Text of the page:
congresos y reuniones científicas
Declarative memory consolidation dynamics: new time windows and its implications for clinical application.
MALEN MOYANO; MATÍAS BONILLA; MF BLANCO; IGNACIO BRUSCO; MARÍA EUGENIA PEDREIRA; LAURA KACZER; CECILIA FORCATO
Congreso; XXXV Anual Virtual Meeting of the Argentinean Society of Neuroscience; 2020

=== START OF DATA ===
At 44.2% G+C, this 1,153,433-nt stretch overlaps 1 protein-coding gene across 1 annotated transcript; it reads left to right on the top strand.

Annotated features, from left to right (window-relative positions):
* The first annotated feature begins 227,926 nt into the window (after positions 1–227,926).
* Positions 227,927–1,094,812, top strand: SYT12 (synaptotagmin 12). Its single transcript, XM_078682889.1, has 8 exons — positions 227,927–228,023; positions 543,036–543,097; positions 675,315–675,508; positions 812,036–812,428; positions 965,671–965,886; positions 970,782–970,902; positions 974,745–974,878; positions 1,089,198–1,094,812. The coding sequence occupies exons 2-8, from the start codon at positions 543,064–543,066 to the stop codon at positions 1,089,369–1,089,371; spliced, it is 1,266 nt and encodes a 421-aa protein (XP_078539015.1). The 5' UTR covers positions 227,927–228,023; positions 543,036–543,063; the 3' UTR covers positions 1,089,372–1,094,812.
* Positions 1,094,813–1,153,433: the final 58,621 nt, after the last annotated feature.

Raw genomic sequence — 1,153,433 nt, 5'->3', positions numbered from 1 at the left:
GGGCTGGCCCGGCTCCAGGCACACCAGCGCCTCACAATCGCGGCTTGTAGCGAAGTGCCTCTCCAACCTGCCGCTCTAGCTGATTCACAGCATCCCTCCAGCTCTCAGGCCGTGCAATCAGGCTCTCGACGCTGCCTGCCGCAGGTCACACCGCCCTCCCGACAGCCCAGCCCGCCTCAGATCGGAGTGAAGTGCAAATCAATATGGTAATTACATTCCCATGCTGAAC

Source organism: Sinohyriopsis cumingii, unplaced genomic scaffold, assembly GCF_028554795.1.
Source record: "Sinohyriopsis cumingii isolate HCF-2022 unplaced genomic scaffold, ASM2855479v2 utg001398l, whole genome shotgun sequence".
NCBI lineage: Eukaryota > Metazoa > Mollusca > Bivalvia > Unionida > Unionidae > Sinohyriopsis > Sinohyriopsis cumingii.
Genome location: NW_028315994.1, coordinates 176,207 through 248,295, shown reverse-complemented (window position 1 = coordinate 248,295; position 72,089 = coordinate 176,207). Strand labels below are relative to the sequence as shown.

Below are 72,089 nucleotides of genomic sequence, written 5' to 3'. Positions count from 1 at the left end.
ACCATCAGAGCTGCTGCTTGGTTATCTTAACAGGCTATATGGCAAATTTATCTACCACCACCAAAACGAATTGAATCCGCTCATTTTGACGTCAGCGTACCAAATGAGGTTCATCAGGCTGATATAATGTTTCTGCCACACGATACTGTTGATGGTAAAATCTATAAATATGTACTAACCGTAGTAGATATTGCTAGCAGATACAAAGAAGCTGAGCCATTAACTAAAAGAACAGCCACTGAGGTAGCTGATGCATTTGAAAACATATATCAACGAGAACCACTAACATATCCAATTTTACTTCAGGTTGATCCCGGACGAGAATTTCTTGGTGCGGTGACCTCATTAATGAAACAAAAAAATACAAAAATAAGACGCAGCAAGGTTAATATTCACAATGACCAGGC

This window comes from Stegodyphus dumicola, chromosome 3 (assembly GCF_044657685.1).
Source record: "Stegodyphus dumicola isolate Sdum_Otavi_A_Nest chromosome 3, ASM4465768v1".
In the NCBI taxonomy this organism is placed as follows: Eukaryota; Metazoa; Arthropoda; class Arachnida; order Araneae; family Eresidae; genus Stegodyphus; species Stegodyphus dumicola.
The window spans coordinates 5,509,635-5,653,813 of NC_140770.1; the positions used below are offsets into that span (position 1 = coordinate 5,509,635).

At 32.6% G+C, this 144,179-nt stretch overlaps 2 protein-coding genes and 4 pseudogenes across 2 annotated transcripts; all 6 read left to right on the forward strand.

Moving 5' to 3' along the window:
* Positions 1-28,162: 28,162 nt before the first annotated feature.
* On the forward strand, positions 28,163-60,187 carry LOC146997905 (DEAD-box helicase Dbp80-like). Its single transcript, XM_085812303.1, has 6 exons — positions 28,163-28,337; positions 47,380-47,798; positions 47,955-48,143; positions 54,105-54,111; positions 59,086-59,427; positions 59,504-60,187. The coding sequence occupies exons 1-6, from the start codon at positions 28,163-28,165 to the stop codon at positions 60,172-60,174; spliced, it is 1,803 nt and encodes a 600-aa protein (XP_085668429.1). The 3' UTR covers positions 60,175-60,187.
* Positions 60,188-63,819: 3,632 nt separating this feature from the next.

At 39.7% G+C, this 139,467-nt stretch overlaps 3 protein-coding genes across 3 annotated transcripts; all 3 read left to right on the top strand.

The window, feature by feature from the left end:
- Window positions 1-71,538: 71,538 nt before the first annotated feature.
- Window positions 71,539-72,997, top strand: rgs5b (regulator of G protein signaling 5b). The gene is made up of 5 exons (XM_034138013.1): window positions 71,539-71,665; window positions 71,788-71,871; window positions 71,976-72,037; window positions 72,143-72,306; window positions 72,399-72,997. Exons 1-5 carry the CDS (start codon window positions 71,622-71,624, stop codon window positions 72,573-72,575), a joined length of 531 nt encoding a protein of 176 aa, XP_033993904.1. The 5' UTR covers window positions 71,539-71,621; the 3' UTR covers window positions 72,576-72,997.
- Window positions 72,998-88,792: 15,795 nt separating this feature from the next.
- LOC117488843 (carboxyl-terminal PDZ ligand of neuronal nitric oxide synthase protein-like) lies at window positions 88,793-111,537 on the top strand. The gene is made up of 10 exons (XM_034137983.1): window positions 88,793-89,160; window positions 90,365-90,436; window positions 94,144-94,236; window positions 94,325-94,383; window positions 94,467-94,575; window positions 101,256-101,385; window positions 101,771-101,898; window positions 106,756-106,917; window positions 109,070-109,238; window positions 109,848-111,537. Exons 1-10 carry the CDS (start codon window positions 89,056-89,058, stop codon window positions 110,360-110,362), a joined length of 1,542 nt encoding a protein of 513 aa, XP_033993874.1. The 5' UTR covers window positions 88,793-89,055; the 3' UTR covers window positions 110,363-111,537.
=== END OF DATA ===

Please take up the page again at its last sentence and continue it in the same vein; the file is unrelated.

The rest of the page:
After encoding, memories are in a labile state followed by a stabilization process knownas consolidation. Spontaneous reactivation occurs during sleep and wakefulness(without the re-exposure to keys linked to learning). Here, we investigate whetherdeclarative memories in humans suffer spontaneous labilization/stabilization processesafter learning or if they only pass through a single time window of lability. Participantslearned a list of five pairs of non-sense syllables on day 1. Immediately after, 30 min or3 hours later they received an interference list that acted as an amnesic agent. Theywere finally tested on day 3. The two control groups were only trained and tested inone of the tasks. We found that the interference task learned at usual times afterlearning (immediately and 3 h latter) impaired memory stabilization, however, 30 minafter it has no impairing effects. Thus, immediately after learning the memory is labile, itpasses through a rapid stabilization 30 min later where it is temporally protectedagainst interference and it becomes labile again around 3 h later. Thus, the dynamicsof the declarative memory consolidation seems not to be an all or nothing process.Further studies should be done to test if similar waves of lability exist after cuedmemory reactivation. Knowing the different time windows susceptible to interferencesbecomes fundamental for the design of new psychotherapy treatments for anxietydisorders such as phobias.